Biological control of possums
Possums are one of New Zealand's biggest pests. Currently they are controlled by poisoning and trapping, but this is expensive and ongoing. Biological control has the potential to provide novel ways to control possums, and combined with conventional control methods, may offer more sustainable solutions.
Why possums are a problem
Possums are a pest in New Zealand. They eat the native bush and destroy ecosystems. They can also spread tuberculosis, which has a huge financial impact on the dairy and beef industries.
Current methods of control
Possums are currently controlled through trapping and poisoning (using mainly 1080). These methods are very costly and in the case of poisoning, not specific to possums.
What is biological control?
Biological control, or biocontrol, is the use of a living organism, or the product of a living organism, to control the numbers of another organism, usually a pest. Biocontrol can be defined in several ways, to find out more:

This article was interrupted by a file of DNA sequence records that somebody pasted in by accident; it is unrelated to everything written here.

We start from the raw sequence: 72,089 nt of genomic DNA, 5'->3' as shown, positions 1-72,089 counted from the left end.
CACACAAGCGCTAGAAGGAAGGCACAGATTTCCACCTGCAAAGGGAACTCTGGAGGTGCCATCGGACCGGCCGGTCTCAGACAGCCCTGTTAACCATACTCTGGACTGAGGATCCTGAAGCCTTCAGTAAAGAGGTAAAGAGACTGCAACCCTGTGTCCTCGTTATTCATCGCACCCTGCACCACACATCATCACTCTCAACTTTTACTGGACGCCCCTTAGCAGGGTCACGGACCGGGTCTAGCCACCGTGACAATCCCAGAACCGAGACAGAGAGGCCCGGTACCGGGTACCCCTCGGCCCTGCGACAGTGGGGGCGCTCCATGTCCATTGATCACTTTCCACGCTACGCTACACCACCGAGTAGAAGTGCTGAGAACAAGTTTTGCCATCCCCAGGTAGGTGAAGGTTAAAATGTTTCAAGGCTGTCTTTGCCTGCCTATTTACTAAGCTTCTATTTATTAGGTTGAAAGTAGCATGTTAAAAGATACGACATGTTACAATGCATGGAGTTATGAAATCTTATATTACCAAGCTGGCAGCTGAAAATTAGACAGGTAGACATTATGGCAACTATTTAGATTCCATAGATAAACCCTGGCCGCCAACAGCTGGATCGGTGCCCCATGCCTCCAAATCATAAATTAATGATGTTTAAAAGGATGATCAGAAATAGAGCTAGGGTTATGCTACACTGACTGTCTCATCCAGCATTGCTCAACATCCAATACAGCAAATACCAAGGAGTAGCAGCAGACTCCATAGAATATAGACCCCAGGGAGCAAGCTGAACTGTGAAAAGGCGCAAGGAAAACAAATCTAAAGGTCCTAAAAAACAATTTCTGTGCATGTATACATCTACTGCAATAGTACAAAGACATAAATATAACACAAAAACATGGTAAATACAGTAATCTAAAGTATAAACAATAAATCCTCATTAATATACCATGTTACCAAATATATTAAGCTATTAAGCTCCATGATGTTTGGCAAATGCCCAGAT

Get information sheet: Terms and definitions: Possum biocontrol
Biocontrol methods are:
Methods of biocontrol
Scientists in New Zealand are exploring several biocontrol methods for reducing possum numbers. These include using toxins or vaccines against possum fertility. A couple of examples are given below:
Get information sheet: Hormone-toxins to reduce possum fertility
Get information sheet: Vaccines to reduce possum fertility
For an update on emerging issues in New Zealand pest management, including vertebrate pests listen to this RNZ programme:
There are a number of ways biocontrol agents, like toxins or vaccines, can be delivered to possums. We need to consider the advantages and disadvantages of each method of delivery before we decide which option to use.
Get information sheet: Delivering biocontrol agents to possums
- 01 December 2005
3 April 2014